A difficult month for equity investors finished on a brighter note restricting the loss for August to just under 2% for the S&P 500. The FTSE 100 fared worse falling around 3%. The talking point for the month was the ever-increasing level of negative interest-bearing debt in the world, now close to 17 billion dollars. If this debt is held to maturity, guaranteeing a loss for the owners. A world that is unchartered waters for investors and left many questioning is this foretelling of an economic apocalypse? There remains plenty to be wary of, Donald Trump’s thumbs anywhere near a smartphone are one. China’s slowing economy, analysts downgrading earnings expectations and decreasing share buybacks. We enter September with the CNN Fear and Greed indicator in the extreme fear territory.
Brexit continues to make headlines as Boris Johnson maintains his battle with some members of his party and the opposition to try and renegotiate with Europe a deal rejected three times by many of the same people. Despite the headlines, sterling hardly moved in the month of August against the USD or the euro.
The dilemma equity investors continue to face is, if we take money from the stock market, where should it go? Should we add to the list of holders of assets that guarantee a loss? Some banks are now charging us to deposit money with them! It is not surprising that gold continues to attract support what is probably surprising that the asset price remains below that it reached in 2011 of over 1800 dollars. It feels hard to believe if this current environment remains that gold will not test that level again in the coming months.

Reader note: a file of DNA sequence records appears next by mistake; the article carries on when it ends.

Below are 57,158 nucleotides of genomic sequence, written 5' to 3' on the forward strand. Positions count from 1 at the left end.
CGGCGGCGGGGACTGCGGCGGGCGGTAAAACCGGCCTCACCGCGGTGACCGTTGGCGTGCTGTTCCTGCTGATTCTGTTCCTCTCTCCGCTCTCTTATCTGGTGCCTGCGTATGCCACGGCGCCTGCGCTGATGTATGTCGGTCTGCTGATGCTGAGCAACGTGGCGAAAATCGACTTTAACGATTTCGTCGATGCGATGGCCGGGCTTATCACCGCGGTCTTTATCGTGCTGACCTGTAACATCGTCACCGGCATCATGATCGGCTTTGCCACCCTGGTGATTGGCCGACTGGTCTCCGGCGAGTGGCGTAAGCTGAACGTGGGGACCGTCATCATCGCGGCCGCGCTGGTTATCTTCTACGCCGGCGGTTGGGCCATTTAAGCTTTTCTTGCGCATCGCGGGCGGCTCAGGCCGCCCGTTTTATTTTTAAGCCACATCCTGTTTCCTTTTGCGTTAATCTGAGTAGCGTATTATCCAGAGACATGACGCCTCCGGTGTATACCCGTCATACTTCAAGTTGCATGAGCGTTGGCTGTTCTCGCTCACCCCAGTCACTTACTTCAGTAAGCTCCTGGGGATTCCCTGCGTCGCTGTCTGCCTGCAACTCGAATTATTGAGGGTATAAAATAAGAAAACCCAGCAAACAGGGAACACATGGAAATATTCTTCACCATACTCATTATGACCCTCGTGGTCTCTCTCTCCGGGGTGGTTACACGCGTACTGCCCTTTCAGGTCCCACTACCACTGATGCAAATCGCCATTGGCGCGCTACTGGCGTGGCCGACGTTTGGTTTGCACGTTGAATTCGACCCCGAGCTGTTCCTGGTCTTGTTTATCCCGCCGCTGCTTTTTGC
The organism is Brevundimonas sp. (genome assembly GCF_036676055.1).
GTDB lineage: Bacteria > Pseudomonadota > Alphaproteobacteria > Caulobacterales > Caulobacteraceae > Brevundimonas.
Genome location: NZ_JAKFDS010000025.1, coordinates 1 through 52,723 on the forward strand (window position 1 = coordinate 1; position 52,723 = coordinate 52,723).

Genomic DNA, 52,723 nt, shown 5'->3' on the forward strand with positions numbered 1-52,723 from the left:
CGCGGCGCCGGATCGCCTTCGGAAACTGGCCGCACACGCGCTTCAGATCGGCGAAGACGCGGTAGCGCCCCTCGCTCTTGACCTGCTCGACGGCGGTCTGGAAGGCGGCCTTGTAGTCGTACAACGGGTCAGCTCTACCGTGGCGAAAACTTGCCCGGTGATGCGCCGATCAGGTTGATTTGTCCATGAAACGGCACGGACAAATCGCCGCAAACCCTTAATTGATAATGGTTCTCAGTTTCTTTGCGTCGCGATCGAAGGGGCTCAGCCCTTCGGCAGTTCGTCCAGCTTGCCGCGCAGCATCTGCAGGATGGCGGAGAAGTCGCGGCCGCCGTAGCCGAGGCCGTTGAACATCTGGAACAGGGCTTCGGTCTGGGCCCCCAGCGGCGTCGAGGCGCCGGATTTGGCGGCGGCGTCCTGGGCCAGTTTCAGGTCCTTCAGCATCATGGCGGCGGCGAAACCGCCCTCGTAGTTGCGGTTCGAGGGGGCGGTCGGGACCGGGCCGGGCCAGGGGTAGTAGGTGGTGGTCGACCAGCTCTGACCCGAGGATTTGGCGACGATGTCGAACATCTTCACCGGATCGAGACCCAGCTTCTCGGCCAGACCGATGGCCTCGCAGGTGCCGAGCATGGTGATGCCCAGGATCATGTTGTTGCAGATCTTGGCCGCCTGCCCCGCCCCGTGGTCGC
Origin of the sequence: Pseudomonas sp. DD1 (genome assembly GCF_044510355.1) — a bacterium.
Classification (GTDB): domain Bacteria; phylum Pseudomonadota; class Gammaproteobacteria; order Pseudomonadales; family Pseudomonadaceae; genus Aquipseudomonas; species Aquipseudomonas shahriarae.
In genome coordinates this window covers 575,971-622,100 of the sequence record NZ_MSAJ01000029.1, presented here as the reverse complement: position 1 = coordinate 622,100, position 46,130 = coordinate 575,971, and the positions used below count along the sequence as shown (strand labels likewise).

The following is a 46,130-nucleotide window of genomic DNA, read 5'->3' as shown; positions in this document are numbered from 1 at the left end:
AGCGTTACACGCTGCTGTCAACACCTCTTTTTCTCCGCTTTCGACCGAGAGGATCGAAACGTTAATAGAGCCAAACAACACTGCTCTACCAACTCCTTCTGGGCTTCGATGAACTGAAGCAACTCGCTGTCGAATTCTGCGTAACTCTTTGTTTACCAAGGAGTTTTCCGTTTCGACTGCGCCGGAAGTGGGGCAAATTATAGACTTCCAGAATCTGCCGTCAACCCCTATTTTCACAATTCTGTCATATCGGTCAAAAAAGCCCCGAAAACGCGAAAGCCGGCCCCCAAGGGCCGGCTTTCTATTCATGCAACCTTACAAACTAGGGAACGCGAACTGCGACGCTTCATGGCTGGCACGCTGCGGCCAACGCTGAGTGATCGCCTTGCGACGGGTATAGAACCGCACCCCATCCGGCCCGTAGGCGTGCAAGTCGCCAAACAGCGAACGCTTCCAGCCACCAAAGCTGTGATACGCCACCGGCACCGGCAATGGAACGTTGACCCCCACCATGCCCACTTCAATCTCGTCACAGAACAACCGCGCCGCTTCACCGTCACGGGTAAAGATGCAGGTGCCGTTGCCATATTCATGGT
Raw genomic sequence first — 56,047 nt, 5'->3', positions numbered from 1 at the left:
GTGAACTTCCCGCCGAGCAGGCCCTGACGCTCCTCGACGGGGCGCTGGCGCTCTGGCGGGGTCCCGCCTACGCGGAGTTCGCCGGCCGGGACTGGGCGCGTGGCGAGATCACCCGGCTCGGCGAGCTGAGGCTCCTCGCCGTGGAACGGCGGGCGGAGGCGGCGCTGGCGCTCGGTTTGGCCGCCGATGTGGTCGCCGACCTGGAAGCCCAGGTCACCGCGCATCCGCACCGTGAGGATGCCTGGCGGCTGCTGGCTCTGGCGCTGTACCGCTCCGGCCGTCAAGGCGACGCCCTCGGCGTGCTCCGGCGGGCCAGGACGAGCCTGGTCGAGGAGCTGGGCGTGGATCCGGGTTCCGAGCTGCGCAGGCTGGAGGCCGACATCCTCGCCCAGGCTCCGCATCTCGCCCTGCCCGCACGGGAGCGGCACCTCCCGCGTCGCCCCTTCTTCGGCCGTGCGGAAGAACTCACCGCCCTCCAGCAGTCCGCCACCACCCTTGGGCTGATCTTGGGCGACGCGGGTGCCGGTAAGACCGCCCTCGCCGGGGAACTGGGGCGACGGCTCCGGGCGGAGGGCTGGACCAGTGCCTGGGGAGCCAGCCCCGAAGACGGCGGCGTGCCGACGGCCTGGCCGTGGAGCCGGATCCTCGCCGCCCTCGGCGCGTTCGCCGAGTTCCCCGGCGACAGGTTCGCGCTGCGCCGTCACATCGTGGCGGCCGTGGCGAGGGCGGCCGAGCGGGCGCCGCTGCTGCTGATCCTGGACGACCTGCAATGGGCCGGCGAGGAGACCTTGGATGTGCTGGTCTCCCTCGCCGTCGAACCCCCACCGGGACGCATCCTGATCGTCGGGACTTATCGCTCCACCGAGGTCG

So, is it time to get bearish of stocks? The coming month will possibly see another rate cut by the Fed and almost certainly see additional stimulus packages from the ECB as economic data from the region continue to show warning signs. One remote possibility we have flagged is they start to buy equities as the last resort.
We have argued in this piece that, that negative yields may foretell of some future event. In the meantime, it will continue to offer support to equity markets, as it has been. Assuming corporates can continue to borrow at close to zero and retire equity yielding low single digits, providing this support. The pool of available equity is shrinking. The question is it right to be fearful now or when owners of this negative-yielding debt look to offload it?